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How will fantasy leagues handle Ohtani?

MLB.com @FredZinkieMLB

While fantasy owners are spending the offseason trying to figure out how to adjust to a recent league-wide offensive explosion, league commissioners are faced with the additional dilemma of how to handle Japanese superstar Shohei Ohtani after he signed with the Angels.

With the skills to impact fantasy leagues as a pitcher and hitter, the 23-year-old presents a scoring dilemma that has not been seen since the popularization of fantasy baseball.

While fantasy owners are spending the offseason trying to figure out how to adjust to a recent league-wide offensive explosion, league commissioners are faced with the additional dilemma of how to handle Japanese superstar Shohei Ohtani after he signed with the Angels.

With the skills to impact fantasy leagues as a pitcher and hitter, the 23-year-old presents a scoring dilemma that has not been seen since the popularization of fantasy baseball.

This piece covers the gamut of reasonable options, with the most popular scenarios presented at the end.

Option 1: Ohtani gets multi-position eligibility as a starting pitcher and utility hitter and can be used at one of the two positions in any given scoring period.

Pros: This system is relatively simple for scoring platforms to handle. It is also especially straightforward in weekly transaction leagues, where Ohtani will be used as a pitcher in most scoring periods.

Cons: Under this plan, Ohtani is not accurately reflected in fantasy as a player who can impact his real-life team on a consistent basis as a pitcher and hitter. Additionally, this system would result in the right-hander being the only player with a major value difference between daily and weekly transaction formats.

Video: Zinkie on Ohtani's fantasy value in MLB

Option 2: Ohtani is eligible as a pitcher only, with no ability to accumulate hitting statistics.

Pros: This is the simplest plan, with leagues treating Ohtani as they treat every other pitcher. It also puts no added stress on scoring platforms, or on owners to figure out how to value him. Redraft leagues that use this option can revisit the Ohtani conundrum when we have more information to work with next year.

Cons: To an even greater degree than Option 1, this option does not accurately reflect Ohtani as a player. Leagues that use this system may be perceived as ignoring, rather than addressing, the challenges of this unique situation.

Option 3: Two Ohtanis are available during the draft or auction. He can be drafted once as a pitcher and once as a hitter.

Pros: The total of Ohtani's skill set is available to impact the league. Also, owners will likely find it easier to evaluate him as two separate players than to determine his value as a combination hitter-pitcher. Finally, scoring platforms should be able to easily handle this plan.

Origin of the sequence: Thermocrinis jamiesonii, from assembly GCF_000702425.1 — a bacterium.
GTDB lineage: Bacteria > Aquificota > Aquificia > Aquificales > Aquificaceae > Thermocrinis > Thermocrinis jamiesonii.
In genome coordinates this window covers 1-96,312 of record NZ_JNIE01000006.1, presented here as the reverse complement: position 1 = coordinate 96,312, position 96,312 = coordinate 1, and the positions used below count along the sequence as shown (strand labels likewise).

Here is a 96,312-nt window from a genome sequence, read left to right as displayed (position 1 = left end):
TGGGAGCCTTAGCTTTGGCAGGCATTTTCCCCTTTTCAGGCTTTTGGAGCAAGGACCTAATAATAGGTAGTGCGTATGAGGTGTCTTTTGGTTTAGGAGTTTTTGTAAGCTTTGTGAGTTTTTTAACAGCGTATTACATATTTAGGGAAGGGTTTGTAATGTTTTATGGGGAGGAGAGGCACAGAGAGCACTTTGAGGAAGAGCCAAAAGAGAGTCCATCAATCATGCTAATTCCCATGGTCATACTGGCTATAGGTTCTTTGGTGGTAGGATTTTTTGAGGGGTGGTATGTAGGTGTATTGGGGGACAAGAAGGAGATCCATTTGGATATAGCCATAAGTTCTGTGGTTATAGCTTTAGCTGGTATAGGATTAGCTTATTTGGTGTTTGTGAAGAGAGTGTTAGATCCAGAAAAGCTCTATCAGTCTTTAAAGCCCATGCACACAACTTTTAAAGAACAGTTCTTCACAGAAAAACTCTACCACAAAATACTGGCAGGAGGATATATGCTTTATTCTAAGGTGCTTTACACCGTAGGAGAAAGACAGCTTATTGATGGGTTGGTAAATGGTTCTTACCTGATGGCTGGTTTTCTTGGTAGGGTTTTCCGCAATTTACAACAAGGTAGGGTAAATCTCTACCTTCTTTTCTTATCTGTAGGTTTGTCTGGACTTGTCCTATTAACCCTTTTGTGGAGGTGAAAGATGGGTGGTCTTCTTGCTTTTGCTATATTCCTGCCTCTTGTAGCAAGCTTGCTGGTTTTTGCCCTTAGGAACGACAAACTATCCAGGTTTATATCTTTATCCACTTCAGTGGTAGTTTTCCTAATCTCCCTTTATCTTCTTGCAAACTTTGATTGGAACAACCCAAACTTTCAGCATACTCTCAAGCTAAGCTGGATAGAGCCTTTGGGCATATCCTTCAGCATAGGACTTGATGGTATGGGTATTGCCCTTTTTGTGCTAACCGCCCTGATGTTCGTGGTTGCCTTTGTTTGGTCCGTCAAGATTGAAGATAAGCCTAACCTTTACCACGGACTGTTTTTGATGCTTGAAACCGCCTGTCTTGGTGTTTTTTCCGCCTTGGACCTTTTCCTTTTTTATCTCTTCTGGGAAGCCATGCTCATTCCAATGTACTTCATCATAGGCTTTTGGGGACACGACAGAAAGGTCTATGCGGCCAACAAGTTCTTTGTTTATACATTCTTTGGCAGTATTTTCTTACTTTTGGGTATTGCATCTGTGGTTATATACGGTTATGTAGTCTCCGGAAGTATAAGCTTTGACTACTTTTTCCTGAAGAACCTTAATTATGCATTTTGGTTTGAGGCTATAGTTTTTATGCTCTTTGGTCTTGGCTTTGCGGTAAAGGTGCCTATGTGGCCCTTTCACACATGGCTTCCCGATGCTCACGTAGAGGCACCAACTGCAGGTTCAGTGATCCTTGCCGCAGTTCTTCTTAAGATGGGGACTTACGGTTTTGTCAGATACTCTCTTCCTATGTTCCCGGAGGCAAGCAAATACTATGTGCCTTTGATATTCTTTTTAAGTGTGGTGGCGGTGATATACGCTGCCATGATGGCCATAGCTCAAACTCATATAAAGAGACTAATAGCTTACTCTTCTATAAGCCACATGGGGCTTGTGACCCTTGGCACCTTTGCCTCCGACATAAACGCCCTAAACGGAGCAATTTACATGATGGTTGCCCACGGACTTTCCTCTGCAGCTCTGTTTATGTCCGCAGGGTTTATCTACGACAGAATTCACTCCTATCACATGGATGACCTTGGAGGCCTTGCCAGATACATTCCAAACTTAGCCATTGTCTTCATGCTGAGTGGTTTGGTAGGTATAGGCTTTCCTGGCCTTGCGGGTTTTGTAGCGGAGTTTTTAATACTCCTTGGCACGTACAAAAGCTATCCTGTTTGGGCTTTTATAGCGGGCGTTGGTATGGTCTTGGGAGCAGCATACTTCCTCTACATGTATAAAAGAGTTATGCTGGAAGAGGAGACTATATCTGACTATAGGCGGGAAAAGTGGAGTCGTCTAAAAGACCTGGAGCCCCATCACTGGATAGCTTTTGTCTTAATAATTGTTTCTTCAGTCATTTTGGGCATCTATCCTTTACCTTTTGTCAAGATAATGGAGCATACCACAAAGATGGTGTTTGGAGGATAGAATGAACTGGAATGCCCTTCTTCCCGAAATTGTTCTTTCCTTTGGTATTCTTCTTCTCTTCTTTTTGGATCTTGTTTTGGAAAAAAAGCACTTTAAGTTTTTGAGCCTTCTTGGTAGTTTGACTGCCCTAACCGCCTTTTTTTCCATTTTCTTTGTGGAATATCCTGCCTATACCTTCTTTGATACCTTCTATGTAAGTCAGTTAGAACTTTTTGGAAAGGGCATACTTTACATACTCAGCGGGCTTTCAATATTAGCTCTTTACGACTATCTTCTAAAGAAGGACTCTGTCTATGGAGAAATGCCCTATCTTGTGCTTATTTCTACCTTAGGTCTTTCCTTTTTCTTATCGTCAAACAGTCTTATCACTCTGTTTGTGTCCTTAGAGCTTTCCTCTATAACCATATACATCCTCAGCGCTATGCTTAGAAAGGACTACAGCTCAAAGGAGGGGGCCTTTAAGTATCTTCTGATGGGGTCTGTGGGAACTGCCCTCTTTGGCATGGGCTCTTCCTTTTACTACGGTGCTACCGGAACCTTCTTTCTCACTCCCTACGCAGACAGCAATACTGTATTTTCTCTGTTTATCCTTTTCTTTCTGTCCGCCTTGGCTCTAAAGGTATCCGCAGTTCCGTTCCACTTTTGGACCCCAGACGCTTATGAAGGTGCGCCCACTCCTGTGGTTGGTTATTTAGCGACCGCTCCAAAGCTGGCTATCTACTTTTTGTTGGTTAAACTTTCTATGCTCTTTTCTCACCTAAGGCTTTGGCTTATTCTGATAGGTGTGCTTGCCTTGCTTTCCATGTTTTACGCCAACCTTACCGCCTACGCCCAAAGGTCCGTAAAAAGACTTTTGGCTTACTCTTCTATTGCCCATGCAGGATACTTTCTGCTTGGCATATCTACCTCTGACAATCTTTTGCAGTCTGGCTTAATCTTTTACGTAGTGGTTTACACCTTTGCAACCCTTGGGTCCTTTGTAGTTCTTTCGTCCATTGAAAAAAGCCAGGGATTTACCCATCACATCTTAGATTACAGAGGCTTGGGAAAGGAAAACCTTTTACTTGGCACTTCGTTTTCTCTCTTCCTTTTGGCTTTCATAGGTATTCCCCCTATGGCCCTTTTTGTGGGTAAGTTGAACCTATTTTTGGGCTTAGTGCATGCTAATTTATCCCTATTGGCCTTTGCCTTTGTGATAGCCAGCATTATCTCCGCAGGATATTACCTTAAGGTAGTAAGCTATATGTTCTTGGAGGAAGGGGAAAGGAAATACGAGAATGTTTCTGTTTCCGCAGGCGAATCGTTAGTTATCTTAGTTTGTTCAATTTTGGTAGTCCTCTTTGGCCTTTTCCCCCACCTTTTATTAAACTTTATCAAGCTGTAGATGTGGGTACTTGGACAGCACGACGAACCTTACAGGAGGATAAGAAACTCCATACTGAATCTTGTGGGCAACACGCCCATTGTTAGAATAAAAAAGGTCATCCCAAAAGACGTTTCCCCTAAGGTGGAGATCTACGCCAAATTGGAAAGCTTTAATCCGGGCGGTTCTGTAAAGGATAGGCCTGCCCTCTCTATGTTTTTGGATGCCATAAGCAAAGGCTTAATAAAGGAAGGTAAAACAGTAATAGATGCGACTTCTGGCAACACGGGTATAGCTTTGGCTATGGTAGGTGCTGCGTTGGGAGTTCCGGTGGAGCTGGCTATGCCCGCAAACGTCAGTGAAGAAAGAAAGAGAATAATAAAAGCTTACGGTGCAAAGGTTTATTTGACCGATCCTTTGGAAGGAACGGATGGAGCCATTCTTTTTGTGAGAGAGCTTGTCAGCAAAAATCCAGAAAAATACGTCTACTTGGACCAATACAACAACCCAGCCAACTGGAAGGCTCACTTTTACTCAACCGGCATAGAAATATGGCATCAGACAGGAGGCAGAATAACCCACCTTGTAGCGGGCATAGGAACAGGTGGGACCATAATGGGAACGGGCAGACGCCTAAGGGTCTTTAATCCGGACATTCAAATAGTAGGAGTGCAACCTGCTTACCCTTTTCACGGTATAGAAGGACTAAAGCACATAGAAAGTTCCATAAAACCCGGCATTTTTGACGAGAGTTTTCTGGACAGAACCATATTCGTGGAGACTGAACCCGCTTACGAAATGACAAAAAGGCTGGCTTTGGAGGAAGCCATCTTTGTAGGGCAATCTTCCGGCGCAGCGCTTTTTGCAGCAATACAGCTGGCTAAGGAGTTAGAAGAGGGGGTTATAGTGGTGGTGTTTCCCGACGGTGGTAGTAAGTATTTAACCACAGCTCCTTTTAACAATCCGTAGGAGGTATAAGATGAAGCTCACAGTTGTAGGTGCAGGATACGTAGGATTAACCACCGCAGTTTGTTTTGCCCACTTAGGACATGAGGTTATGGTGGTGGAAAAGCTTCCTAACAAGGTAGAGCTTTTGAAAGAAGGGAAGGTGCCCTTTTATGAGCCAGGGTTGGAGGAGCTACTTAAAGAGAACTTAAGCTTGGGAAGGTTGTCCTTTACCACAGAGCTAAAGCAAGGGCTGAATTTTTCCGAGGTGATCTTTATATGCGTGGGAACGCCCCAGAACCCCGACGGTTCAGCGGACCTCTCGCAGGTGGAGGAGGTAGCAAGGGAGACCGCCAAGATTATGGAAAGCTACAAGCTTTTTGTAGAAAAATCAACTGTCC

Cons: There is an inequity of having two versions of Ohtani but not any other player. For example, some NL-only owners may have occasionally wished to own Carlos Zambrano as a hitter in 2008, when he batted .337 with four homers and 14 RBIs across 83 at-bats.

Option 4: Ohtani is eligible to simultaneously accumulate hitting and pitching statistics.

Pros: This system best represents the value Ohtani brings to his actual club each day or week.

Cons: This feels like a double standard, especially on the days when Ohtani accumulates both hitting and pitching stats. Owners will wonder why Ohtani can contribute an RBI or a run scored but another pitcher is not credited for the same achievements. Additionally, many scoring platforms could struggle to handle Ohtani this way while not handling other pitchers in the same fashion.

Conclusion: Option 1 seems to be gaining traction as the consensus choice of many in the fantasy industry, likely due to its representation of his diverse skill set without completing modifying the way scoring platforms are constructed. But for commissioners who would like to err on the conservative side, Option 2 is a viable way to avoid overreacting to a situation that may prove to be much ado about nothing, as Ohtani is projected to be a much better fantasy pitcher than fantasy hitter in 2018.

Owners in keeper leagues are facing especially tough decisions in regard to Ohtani, as the choices they make prior to drafting next spring will likely need to remain consistent for multiple seasons. No matter which option a league chooses, this much is clear: The youngster's arrival is certainly providing an exciting conversation that even the most experienced owners have never before encountered.

Fred Zinkie is the lead fantasy baseball writer for MLB.com. Follow him on Twitter at @FredZinkieMLB.

This story was not subject to the approval of Major League Baseball or its clubs.